Henry Ford: The Man and His Automotive Legacy

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Henry Ford: The Man Behind the Cars

Henry Ford was an American industrialist, the owner of plants for the production of cars around the world, an inventor, and an author of 161 US patents. He was born in Springwells Township, Wayne County, Michigan. Henry made his first steam engine at 15 and later became a machinist’s apprentice. His marriage was to Clara Bryant. On June 16, 1903, he created the Ford Motor Company with 12 other investors. His slogan was “a car for everyone,” and the Ford factory produced the cheapest cars at the beginning of the automotive era which began with the model T. The Ford company exists to this day. 

The Model T: Revolutionizing the Automotive Industry

Henry Ford is also known for being the first use of industrial conveyors for the mass production of cars, and the first affordable vehicle, the Model T. Henry Ford was the first who put conveyors to use for the assembly of a technically complicated product such as an automobile. Ford’s book “My Life and Work” is a classic tome on the scientific organization of labor. This book has become the origin of the social-scientific concept called Fordism. Henry Ford died at his home in Dearborn due to a cerebral hemorrhage at age 83.

The Tin Lizzie (Ford Model T) by Henry Ford flooded America with millions of inexpensive cars in 1908. The Tin Lizzie was assembled by Piquette Avenue Plant immigrants, a masterpiece of the era when cars were made from bronze. In the early winter of 1906, mysterious events took place at the Piquette Avenue Plant of the Ford Motor Company in Dearborn. On the third floor, Henry Ford ordered a fenced in workshop. Only a few people got access - Ford himself, vice president John Cousins, the best engineer of the plant, who was Childe Harold Wills, Hungarian expatriates József Galamb and Egen Farkas, and engineers Love, Smith, Degner and Martin. Several motors and frames from the then model Ford Model N were raised onto the workshop, with the samples of steel sheets and bronze preform, melting furnace and machines for metalworking. Work continued until late evening. Model N, the company's fifth model, had become a true bestseller. She was cheap and reliable, strong and unpretentious. For 1906, Ford managed to sell 2194 copies - an incredible success by the standards of the early twentieth century.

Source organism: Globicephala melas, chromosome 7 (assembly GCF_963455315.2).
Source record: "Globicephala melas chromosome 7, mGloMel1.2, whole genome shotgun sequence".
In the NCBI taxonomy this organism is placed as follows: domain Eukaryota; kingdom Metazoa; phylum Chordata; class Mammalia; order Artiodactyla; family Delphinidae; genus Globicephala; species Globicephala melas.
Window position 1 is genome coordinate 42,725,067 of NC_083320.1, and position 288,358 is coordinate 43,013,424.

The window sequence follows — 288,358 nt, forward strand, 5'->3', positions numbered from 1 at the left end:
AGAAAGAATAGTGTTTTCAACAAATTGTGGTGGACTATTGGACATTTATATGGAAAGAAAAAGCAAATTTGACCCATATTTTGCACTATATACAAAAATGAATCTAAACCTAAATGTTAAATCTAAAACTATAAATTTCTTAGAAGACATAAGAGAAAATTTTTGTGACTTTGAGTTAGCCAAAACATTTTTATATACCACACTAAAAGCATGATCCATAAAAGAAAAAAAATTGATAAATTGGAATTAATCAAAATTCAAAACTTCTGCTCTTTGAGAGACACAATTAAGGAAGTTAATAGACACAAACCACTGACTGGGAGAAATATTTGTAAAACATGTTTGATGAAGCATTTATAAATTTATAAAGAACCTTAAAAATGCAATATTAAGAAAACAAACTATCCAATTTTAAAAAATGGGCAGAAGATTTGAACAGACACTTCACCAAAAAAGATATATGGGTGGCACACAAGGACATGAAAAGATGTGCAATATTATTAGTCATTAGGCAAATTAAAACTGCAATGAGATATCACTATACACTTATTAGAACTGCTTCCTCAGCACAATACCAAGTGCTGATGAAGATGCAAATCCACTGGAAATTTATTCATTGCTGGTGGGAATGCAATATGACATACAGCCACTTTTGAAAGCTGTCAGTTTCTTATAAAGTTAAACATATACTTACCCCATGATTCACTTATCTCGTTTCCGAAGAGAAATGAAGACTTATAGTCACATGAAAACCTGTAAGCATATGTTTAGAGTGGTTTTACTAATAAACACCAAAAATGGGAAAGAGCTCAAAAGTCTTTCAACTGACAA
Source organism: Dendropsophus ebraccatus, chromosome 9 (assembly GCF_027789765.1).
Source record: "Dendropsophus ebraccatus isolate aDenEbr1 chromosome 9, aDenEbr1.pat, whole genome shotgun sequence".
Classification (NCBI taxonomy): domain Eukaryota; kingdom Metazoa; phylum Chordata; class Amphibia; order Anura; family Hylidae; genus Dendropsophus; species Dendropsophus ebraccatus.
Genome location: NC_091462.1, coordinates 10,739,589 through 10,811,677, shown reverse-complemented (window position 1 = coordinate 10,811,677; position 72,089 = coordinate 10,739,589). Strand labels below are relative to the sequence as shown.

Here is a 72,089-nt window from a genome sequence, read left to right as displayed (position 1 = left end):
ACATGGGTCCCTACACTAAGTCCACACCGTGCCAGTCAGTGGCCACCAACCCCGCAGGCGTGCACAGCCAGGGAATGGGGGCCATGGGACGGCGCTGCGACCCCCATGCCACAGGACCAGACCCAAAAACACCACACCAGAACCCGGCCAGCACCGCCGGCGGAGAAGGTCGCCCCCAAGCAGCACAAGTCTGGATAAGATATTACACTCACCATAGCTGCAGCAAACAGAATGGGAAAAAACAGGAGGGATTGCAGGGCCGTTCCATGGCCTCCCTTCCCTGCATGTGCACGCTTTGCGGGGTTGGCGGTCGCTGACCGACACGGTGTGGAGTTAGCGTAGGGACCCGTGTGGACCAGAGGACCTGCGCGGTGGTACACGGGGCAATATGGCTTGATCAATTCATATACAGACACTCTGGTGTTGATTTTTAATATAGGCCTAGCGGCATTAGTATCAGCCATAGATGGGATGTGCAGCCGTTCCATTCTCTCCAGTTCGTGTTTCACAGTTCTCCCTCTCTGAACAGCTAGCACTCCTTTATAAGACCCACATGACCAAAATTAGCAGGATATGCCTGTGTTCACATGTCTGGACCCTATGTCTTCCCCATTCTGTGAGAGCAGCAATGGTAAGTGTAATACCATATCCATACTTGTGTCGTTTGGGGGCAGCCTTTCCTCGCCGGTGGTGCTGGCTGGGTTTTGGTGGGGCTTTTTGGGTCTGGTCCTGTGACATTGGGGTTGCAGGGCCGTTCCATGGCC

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Four hundred eighty five American companies offered their products to consumers. The production technology was simple. Companies bought engines, transmissions, controls and wheels. Then all this was put on a riveted steel frame. A semblance of cloth tops or, in rare cases, with a metal roof was hoisted above. The number of buyers was barely higher than the quantity of companies themselves. The average price of a car in 1900’s was $ 1,000 - which was a huge amount of money. Henry Ford knew that , and that to win in the competition there had to be price reduction. But the company's shareholders were of a different opinion: why give up profit, when it falls into your hands by itself? Fortunately, one of the main shareholders, lumberman and racing car driver Malcolmson, went bankrupt and was forced to sell its stake to Ford. Ford received a casting vote and, without delay, changed the company's pricing policy.

Steel, Espionage, and Innovation: Creating the Model T